View the document3.9 Purposeful action: the need for equity
close this folder4. Food, Agriculture and Environment: Future Challenges
View the document4.1 Food as an important determinant of nutritional status
View the document4.2 The constraints to meeting future demands
View the document4.3 Other forces affecting food security: trade, global finance and new technology
View the document4.4 Food production and food security: meeting the challenges
close this folder5. Food, Nutrition and Human Rights
View the document(introduction...)
View the document5.1 What difference does a rights-based approach make?
View the document5.2 The International Code of Conduct of the Human Right to Adequate Food
close this folder6. Vision and Goals for the Future
View the document(introduction...)
View the document6.1 A Vision
View the document6.2 Achieving rapid progress for the 21st century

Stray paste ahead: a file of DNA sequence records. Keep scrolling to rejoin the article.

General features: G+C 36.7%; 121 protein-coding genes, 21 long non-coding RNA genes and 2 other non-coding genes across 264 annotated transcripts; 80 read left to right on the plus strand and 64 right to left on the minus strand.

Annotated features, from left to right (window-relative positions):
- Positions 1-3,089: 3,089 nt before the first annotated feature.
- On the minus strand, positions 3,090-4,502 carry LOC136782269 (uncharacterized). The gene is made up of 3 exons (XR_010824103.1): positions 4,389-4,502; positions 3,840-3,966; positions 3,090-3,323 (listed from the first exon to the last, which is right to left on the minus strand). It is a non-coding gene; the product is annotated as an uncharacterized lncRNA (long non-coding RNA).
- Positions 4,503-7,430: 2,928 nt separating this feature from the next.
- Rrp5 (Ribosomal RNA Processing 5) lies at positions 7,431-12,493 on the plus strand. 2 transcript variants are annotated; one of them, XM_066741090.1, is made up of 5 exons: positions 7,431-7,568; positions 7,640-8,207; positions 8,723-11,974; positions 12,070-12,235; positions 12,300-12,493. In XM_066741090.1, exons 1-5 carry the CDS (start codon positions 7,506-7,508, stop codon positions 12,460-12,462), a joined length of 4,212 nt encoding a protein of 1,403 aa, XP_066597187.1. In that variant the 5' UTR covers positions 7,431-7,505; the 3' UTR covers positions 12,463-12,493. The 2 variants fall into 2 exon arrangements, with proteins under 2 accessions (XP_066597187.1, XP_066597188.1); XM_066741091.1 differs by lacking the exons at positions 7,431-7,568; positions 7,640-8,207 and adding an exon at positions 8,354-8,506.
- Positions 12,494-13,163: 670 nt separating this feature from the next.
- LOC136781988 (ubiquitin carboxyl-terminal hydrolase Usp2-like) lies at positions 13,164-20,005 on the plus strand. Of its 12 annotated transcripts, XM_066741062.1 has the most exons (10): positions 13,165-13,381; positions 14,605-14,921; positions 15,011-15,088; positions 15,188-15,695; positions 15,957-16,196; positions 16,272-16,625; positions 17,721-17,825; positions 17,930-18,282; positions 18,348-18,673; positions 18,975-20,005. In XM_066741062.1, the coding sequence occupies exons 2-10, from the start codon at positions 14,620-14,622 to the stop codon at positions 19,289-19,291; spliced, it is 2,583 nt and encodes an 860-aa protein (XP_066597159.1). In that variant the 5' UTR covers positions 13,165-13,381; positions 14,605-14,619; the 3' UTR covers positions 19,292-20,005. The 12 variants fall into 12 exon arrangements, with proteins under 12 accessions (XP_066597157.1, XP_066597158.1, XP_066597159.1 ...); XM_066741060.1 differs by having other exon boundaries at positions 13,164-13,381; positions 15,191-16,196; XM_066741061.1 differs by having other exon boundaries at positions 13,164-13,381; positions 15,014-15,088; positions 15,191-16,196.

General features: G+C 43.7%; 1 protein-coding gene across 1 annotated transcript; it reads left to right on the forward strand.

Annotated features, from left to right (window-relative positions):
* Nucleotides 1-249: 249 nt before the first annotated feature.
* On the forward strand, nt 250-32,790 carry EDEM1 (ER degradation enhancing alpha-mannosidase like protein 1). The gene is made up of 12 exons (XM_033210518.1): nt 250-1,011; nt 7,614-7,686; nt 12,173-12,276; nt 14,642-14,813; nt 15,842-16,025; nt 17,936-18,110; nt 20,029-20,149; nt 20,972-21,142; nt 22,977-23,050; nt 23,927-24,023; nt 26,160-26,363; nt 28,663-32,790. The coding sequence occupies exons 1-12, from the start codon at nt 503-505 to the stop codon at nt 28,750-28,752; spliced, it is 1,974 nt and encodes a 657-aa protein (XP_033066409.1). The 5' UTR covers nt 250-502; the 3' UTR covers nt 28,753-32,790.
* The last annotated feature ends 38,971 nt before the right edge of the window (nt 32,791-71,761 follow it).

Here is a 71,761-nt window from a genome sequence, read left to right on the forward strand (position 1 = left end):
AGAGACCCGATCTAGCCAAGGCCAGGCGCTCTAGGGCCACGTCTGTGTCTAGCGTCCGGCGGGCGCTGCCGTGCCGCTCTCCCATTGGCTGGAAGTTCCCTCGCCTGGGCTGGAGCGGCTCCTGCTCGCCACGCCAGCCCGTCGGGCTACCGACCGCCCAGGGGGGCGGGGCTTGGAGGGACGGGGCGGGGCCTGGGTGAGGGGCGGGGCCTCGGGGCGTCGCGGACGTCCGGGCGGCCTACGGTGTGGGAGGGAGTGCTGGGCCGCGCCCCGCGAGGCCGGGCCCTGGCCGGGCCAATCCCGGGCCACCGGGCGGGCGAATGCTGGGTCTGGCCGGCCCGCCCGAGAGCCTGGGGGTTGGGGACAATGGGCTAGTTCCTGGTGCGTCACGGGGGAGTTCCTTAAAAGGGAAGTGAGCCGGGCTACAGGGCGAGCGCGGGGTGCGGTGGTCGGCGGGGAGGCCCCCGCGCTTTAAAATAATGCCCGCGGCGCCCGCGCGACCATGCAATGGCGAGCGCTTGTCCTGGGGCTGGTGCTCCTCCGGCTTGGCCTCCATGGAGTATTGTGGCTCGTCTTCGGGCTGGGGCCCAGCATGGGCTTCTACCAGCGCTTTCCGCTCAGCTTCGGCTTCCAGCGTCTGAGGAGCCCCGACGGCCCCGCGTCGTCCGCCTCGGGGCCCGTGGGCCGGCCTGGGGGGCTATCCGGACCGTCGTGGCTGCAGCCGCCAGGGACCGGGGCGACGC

View the document6.3 The need to review goals and options
View the document6.4 Integrating goals for diet-related diseases
View the document6.5 An integrated approach
close this folder7. Establishing a New Agenda for Change
View the document(introduction...)
View the document7.1 Developing regional and national policies
View the document7.2 Improving UN Mechanisms
View the document7.3 National-level developments
View the document7.4 Linking national policy developments and actions to international support
View the document7.5 Key international issues relating to nutrition
View the document7.6 Conclusions and priorities
View the documentAnnex 1: The Establishment and Membership of the Commission